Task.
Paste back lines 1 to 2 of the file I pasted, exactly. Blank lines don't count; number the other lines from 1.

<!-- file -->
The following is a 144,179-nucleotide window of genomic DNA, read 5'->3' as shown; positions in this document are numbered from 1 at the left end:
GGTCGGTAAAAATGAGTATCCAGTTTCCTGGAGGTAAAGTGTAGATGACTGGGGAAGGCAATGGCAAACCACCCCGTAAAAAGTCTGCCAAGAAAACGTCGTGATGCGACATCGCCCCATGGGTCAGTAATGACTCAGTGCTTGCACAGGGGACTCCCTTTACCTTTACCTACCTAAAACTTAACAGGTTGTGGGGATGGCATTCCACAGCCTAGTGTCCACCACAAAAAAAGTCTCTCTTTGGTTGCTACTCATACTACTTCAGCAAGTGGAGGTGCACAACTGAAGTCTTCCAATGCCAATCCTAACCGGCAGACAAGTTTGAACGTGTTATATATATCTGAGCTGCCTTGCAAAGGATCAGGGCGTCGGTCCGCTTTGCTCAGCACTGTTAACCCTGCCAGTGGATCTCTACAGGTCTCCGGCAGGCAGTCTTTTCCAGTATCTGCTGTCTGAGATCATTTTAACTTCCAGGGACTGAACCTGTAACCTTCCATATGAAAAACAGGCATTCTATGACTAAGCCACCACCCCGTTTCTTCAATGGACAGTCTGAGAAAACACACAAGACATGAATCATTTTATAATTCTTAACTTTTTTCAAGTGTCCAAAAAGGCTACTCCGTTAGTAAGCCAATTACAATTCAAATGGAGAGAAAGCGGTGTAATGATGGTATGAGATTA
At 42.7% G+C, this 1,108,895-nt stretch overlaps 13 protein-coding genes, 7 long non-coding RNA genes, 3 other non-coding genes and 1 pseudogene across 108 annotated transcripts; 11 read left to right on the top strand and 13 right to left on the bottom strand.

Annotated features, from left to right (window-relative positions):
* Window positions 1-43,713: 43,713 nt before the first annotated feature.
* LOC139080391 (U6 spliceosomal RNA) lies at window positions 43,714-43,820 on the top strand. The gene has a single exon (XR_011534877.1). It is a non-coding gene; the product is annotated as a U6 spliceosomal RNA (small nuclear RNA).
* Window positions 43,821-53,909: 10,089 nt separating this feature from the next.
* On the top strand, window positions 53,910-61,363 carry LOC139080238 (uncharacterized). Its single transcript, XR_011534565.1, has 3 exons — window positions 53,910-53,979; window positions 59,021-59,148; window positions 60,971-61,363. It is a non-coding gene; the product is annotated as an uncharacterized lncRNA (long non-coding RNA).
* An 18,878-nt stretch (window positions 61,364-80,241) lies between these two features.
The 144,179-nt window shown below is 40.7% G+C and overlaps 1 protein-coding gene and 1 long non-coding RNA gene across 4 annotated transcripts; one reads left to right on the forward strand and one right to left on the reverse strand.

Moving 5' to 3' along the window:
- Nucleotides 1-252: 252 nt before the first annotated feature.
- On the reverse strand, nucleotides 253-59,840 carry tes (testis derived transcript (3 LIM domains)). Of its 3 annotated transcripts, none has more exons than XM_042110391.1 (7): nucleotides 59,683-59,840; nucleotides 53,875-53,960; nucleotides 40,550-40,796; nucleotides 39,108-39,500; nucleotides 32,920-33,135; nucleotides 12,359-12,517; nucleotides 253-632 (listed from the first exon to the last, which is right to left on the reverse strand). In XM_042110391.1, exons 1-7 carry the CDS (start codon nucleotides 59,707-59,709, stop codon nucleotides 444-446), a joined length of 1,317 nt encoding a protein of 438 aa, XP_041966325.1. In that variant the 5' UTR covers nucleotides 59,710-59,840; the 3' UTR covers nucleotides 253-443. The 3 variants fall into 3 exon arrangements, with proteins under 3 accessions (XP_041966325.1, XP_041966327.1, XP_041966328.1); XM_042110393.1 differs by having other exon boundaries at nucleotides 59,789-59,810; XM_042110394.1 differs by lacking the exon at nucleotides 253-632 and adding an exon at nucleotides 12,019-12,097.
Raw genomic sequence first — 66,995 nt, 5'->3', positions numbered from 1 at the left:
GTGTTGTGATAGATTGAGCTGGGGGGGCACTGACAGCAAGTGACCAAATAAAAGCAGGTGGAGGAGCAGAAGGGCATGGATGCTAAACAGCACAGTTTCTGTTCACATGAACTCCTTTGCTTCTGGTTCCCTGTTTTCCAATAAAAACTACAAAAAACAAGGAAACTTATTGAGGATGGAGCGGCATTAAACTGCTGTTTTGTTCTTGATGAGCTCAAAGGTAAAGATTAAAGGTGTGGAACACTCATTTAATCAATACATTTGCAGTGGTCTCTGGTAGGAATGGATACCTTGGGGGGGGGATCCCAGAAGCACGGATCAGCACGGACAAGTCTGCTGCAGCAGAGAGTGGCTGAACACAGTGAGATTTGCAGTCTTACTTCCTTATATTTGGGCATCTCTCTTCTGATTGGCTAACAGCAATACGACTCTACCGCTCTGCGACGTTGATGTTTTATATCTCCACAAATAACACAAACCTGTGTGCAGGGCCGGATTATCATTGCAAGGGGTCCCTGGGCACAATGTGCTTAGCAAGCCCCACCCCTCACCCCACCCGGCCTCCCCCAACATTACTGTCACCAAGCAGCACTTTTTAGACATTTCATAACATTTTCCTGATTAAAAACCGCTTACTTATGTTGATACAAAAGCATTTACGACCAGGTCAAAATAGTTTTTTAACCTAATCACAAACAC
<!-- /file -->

The following is a 144,179-nucleotide window of genomic DNA, read 5'->3' as shown; positions in this document are numbered from 1 at the left end:
GGTCGGTAAAAATGAGTATCCAGTTTCCTGGAGGTAAAGTGTAGATGACTGGGGAAGGCAATGGCAAACCACCCCGTAAAAAGTCTGCCAAGAAAACGTCGTGATGCGACATCGCCCCATGGGTCAGTAATGACTCAGTGCTTGCACAGGGGACTCCCTTTACCTTTACCTACCTAAAACTTAACAGGTTGTGGGGATGGCATTCCACAGCCTAGTGTCCACCACAAAAAAAGTCTCTCTTTGGTTGCTACTCATACTACTTCAGCAAGTGGAGGTGCACAACTGAAGTCTTCCAATGCCAATCCTAACCGGCAGACAAGTTTGAACGTGTTATATATATCTGAGCTGCCTTGCAAAGGATCAGGGCGTCGGTCCGCTTTGCTCAGCACTGTTAACCCTGCCAGTGGATCTCTACAGGTCTCCGGCAGGCAGTCTTTTCCAGTATCTGCTGTCTGAGATCATTTTAACTTCCAGGGACTGAACCTGTAACCTTCCATATGAAAAACAGGCATTCTATGACTAAGCCACCACCCCGTTTCTTCAATGGACAGTCTGAGAAAACACACAAGACATGAATCATTTTATAATTCTTAACTTTTTTCAAGTGTCCAAAAAGGCTACTCCGTTAGTAAGCCAATTACAATTCAAATGGAGAGAAAGCGGTGTAATGATGGTATGAGATTA